As Edison rightly pointed out “Its 1% inspiration and 99% perspiration“.
This Austin K9 Signals Truck sparked the inspiration that did not stop until I had acquired this Land Rover Series 3. I am left now at the point of starting the 99% percent perspiration.
This posting illustrates some of the thinking I’ve been through and inspiration about Fitted For Radio and Signals Vehicles. Its not exhaustive more of a motley collection of hap-hazard inspiration.
It was the aspiration to be able to head off up a hill somewhere with the radio gear and a reasonably sized aerial set up, sit comfortably in a proper chair with a proper desk, brew a kettle, watch the sunsets and work the world via the transmitter that captivated me. As much as I pushed the idea away for a number of reasons, simply, it would not go.
The Austin K9 signals truck – The spark of the 1 percent inspiration.
Located in the Midlands I called the seller to find out more about it. The truck had been one of two purchased direct from the RAF sometime in the 60’s where both had been taken to a garage somewhere in Wales, close to the coast. The owner had wanted one for conversion into a recovery truck however before this could happen somebody made an offer for one of the trucks and it was sold. The money was used to purchase a Land Rover which was converted into a recovery truck.
This K9 then sat until it was recovered around 2007 when the garage changed hands and it had to be cleared. It had suffered quite sever corrosion on the side that had faced the sea as it had sat for nearly 50 years.
The engine was described as probably seized. A search on the net revealed it would be a straight six of 4 litre capacity developing some 90 horse power. Not very much by today’s standards.
A chap in the boat yard had actually owned a converted K9 years ago. He promptly told me they will return around 11 miles to the gallon. Add to this it would want leaded 4 star petrol, not today’s unleaded stuff, and this as a long term ‘practical restoration’ was going to be expensive in the long term, never mind short. The only economical way to handle this was to modify the cylinder head for unleaded Petrol. Not a cheap exercise. Alternatively fitting a Diesel engine could be done, but the advice I got was that it is never, never as simple as it seems.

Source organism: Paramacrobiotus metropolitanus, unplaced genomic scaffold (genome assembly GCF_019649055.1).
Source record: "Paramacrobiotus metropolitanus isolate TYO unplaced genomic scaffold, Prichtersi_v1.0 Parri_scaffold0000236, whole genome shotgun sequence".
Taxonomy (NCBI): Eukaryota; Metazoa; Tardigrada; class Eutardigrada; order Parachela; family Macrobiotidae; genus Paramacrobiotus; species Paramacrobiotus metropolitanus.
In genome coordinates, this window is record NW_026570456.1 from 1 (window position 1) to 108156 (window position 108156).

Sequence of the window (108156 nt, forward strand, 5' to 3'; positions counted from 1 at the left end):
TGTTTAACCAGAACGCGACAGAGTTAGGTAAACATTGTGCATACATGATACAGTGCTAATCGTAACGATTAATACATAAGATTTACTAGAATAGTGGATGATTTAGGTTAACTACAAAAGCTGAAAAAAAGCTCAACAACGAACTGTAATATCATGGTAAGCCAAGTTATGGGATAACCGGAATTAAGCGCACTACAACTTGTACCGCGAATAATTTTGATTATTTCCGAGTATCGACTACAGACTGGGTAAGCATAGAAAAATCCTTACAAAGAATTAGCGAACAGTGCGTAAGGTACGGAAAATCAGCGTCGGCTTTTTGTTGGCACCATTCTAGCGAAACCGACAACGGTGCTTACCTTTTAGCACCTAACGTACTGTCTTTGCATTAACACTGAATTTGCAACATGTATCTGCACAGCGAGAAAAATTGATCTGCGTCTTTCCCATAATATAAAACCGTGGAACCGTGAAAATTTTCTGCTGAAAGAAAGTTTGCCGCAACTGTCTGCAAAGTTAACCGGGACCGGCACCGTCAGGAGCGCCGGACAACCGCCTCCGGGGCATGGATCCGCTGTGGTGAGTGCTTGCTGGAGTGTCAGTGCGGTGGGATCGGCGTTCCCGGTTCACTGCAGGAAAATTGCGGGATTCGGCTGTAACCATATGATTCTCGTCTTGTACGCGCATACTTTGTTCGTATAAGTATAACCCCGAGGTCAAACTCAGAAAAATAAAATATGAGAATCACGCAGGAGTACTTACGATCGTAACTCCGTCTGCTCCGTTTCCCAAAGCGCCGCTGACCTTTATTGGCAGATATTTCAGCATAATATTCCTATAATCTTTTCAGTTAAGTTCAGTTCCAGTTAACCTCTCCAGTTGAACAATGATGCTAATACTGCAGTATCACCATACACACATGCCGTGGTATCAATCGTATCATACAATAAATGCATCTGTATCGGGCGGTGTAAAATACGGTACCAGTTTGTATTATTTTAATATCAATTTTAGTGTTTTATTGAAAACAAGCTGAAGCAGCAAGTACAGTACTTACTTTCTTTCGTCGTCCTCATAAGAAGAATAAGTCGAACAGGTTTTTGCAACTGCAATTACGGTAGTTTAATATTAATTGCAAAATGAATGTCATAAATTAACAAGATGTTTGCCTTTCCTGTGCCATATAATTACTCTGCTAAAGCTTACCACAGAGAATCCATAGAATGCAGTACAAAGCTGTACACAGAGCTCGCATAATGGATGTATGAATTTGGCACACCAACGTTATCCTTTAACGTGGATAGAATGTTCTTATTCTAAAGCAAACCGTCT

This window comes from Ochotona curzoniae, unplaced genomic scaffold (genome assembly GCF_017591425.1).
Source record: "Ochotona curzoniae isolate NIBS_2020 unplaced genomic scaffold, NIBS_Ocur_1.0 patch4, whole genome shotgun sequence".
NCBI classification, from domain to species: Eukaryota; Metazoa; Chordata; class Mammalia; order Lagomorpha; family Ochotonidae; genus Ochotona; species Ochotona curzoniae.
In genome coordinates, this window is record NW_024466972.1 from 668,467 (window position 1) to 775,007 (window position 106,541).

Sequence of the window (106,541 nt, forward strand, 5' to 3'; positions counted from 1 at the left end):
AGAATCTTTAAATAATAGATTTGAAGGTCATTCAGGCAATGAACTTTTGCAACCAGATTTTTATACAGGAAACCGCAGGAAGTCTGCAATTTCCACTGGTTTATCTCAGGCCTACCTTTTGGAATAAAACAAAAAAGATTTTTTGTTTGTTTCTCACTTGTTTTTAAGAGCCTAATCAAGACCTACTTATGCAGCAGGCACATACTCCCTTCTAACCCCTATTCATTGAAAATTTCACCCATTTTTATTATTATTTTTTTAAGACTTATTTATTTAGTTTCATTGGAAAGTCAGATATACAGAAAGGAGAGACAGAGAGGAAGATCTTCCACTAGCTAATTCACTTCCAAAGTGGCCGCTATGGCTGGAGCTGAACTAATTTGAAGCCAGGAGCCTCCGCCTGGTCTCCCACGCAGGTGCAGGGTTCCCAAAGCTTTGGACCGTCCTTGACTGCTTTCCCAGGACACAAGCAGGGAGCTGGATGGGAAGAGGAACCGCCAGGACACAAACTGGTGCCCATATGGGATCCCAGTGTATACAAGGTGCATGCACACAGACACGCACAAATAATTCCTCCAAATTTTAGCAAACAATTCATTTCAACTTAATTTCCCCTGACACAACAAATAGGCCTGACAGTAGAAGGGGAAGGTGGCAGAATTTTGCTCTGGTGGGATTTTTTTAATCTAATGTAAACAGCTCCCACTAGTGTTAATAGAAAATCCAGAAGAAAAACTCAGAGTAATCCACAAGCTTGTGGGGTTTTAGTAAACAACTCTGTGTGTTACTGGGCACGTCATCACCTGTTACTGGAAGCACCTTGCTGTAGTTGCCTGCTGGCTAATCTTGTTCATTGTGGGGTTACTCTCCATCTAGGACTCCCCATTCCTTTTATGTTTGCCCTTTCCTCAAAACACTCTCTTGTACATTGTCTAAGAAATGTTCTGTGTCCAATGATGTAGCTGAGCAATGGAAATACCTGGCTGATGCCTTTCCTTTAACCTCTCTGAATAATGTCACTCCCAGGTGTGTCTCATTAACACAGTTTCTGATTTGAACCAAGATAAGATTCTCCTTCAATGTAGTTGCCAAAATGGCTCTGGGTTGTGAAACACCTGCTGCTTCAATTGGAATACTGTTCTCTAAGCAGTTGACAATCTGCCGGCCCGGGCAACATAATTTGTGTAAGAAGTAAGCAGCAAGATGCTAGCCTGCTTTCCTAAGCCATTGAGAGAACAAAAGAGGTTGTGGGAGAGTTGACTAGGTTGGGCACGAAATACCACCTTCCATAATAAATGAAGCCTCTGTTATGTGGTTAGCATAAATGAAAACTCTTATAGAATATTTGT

There were further issues, expensive, that needed to be addressed in the immediate, and as much as my burning inspiration was pushed away, it would not go. This was not the vehicle for me but still the idea persisted.
At the Newhaven Radio Rally this Willis Jeep made an appearance. I think but I am not sure this is no.38 wireless set.
Military or Civi Street
The K9 has 2 or 4 wheel drive which is missing on non military lorries. They have the ability to ‘go anywhere’. While I considered the whole thing I did take a look at motor homes or even a caravan.
But these are compromises. A caravan requires a towing vehicle and somewhere to be stored when not in use. Thus a caravan in itself is not an answer unless you already happen to have some way to tow it. If you have somewhere to store it, and something to tow it then quite possibly it would make an interesting static/ mobile shack instead of the the usual Garden Shed. However they will not go ‘anywhere’ other than camp sites which around here are located in the valleys between the hills. Not where I want to go, which is up the hill.
A motor home removes the need for a towing vehicle but then they are ‘van sized’ and this dictates a typical bench seat layout with collapsing table and this means ‘temporary radio set up’.
Further, I felt I wanted to sit in a proper chair, not a bench seat or a car seat, facing a desk with the radio’s mounted in front of me, not with the radios to my side, so I have to look down and to the side to see what they are reading, or what control I am using.